An all-white set—very Mediterranean, very hip—is my first choice, but might cause the artist lately known as Semi Girebaal to throw a tantrum, so my set will instead be a high-contrast riot of Ivory, Oyster, Silver, Lace, Seashell, Frost, Off-White, Chalk, Pearl, Alabaster, and Young Tooth.

My first guest will be Karan Johar, to whom some might say I owe a debt of gratitude, or at least an apology. He’s an actor, director, producer, screenwriter, awards emcee, Miss World competition jury member, talk show host, one of 250 Global Young Leaders picked by the World Economic Forum in 2006 and speaker at the Wharton India Economic Forum and the Hindustan Times Leadership Summit in Delhi. I think he might also be President of India, I’m not really sure. Anyway, when K.Jo King of Koolness appears on my show (which will have a much better introductory jingle than his) I will ask him whether watching the tapes of his show ever makes him want to throw the Koffee Hamper at the Koffee Wall of Fame.

The other person I really want to invite is Poonam, the woman who, according to a recent newspaper report, was Mayawati’s hair stylist, and after the BSP swept the recent Uttar Pradesh polls, was rewarded for her skills with an appointment to the Chairpersonship of one of the country’s manifold Welfare Commissions, which, by the way, has suddenly developed a killer look. I just have to ask Poonam: So this is Mayawati after the makeover? Which is, of course, exactly the kind of sexist, frivolous, brainless question that I can expect to propel my TRPs into outer space.

There’s no shortage of possibilities, so no pessimism for me, because the people who make India proud are the shining.

Oh hey, isn’t that the name of some horror show?

Saturday, May 12, 2007

Thanks for all the flying fish

Not long ago, a reader emailed to say, “Boy, you sure sound angry.” Some days later my husband asked, in passing, why I was looking so grumpy. And recently, my mother informed me that unless I channel my impotent rage about the state of the nation into some constructive activity, I can look forward to having a heart attack before the age of forty. Life is a great teacher; this time I learned that my mother defines ‘constructive activity’ as ‘an activity of her choice’, in this case, ‘helping her pick new fixtures for her house’.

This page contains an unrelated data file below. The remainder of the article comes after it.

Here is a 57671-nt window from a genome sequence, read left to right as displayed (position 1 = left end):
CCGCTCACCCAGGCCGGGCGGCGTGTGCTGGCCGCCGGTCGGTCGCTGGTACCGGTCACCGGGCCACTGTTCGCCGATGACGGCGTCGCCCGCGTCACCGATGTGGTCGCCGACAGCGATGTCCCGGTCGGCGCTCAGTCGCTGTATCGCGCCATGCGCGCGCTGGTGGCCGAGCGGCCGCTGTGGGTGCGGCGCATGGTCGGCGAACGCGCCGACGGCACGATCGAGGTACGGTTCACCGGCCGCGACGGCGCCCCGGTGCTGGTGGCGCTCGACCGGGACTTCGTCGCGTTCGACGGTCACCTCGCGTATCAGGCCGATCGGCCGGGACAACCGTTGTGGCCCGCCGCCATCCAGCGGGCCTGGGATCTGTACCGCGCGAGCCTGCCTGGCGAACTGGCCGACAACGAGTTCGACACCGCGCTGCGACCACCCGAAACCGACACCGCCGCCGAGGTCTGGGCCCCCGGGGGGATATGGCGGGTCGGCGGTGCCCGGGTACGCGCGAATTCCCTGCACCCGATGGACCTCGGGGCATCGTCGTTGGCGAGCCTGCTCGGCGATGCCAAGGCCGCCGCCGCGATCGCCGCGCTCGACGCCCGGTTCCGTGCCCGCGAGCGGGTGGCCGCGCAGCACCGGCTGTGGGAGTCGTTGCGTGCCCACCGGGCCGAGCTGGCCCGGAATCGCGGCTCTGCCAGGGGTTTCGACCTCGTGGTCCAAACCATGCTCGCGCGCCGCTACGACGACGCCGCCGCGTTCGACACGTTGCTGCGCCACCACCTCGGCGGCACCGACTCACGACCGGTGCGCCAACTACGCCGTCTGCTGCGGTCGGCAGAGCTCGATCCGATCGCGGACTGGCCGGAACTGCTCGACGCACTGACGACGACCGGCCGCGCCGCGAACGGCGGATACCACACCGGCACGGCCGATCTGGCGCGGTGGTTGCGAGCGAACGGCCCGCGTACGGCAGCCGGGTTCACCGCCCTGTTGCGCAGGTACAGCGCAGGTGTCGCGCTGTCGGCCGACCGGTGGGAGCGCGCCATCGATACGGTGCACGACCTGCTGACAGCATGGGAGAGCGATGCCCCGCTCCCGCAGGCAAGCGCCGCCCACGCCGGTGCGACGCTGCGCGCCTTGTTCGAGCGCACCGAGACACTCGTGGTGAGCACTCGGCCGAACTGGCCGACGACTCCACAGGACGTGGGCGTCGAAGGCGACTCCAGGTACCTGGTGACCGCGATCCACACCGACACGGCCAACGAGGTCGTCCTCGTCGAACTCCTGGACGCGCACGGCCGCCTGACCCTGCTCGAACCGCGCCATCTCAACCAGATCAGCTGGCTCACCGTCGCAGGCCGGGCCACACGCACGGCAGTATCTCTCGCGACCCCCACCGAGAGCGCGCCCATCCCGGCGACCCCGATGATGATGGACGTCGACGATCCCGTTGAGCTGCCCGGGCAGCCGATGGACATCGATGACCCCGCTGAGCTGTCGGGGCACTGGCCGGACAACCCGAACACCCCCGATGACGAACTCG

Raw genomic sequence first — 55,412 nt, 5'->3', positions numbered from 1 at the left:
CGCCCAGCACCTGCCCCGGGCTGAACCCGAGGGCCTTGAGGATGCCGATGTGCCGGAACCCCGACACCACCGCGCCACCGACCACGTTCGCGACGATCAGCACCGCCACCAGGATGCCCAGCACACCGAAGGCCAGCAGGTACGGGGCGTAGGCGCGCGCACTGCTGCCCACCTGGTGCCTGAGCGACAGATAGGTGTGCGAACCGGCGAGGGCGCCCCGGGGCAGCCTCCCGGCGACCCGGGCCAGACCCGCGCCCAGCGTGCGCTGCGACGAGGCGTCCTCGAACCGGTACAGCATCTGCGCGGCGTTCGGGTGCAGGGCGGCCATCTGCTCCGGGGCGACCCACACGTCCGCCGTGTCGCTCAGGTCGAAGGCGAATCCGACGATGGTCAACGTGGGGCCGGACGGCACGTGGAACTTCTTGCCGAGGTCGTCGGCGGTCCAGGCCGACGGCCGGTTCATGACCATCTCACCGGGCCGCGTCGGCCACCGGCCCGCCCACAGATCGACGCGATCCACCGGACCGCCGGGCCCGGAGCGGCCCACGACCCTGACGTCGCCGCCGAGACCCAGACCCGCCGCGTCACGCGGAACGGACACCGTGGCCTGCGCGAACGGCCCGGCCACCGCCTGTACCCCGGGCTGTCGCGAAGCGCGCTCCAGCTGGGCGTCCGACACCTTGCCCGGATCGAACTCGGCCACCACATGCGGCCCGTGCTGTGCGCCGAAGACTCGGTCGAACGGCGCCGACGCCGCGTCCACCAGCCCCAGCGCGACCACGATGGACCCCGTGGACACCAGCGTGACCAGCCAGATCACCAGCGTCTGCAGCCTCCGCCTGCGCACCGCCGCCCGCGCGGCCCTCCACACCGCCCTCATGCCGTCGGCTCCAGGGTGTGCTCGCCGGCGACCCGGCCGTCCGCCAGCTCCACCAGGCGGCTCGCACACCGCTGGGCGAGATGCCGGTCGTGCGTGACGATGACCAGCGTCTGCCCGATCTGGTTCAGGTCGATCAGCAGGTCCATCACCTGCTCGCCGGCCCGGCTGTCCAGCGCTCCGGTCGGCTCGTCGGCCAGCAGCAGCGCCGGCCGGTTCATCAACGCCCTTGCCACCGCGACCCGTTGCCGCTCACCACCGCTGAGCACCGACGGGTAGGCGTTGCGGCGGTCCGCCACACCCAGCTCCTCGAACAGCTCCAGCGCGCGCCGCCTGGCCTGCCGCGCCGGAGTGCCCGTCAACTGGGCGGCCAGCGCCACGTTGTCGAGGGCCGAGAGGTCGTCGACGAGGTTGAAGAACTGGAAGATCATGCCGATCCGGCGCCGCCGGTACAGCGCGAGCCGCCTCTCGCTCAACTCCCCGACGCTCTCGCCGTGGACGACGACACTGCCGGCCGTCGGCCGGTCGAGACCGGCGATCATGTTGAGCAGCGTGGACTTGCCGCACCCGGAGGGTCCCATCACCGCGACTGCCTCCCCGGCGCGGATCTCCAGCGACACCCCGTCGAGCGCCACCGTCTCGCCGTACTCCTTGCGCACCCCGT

By the way: funny things, fixtures. It turns out that changing a couple of bathroom taps directly cascades into sink replacement, pot upgradation, drawing-room wall destruction, living-room floor ripping-up, window reinvention all over the house, and green area landscaping. This so-called Domicile Theory, one of the lesser-known cold war-era paranoias, says that shining up the sink tap with Brasso is likely to result in your house immediately turning into rubble for six months before it rises, geriatric-like, from its fall, weaker but older, with new and unfamiliar problems.

Anyway, it seems that I’m no longer the serene, beatific person I was when I was younger and all my bits and bobs worked, brain included. Back then I had the answers to everything, and having no problems of my own freed me up to sort out everyone else’s. I found it very rewarding to go about telling people what was good for them, especially tragically incompetent people very much in need of a helping hand, like parents. It’s really very calming to be fourteen and know everything.

Today I still have no real problems. I have a house, safe drinking water if you discount the odd bit of government-approved cholera, all of my limbs and some of my wits, and I’ve never been busted for human trafficking, or staging fake police encounters, or embroiling my country in a pointless war—but none of this is an impediment to being cross a lot of the time anyway. A friend once gave a mug shot of me to a face reader, who shook his head and pronounced me full of krodh (anger).

Yes, somewhere along the line I’ve turned into someone on a short fuse who swears like a sailor and beetles her brow without even meaning to. I like to think that it’s not just my temperamental fate; that living in a Developing World metropolis has something to do with turning a fairly mild-mannered pacifist into a raving beast in the face of the slightest provocation.

I proved this to myself a couple of weeks ago, when I had the good fortune to find myself on a ridiculously good-looking beach on the island of Barbados, which is lapped on one coast by the Caribbean sea and on the other by the Atlantic ocean. As I washed down a flying fish sandwich with a cold Banks beer and watched a couple of well-muscled Barbadian men play ball on the sand, it occurred to me that the strange sensation on my forehead was an unknitted brow, and the strange muscle twitch on my face was a smile. For ten days I had no reason to frown except to squint at the sea against the sun.

Frankly, everyone seems much happier in Barbados than they do in Delhi, and I think this is because they are big fans of music and dancing, in addition to being fantastically laid-back to the point of institutionalising free rum punch at the airport check-in area. I, too, am obviously much happier in Barbados. We’d only been back a few days before my husband asked, in passing, “Why are you looking so grumpy?”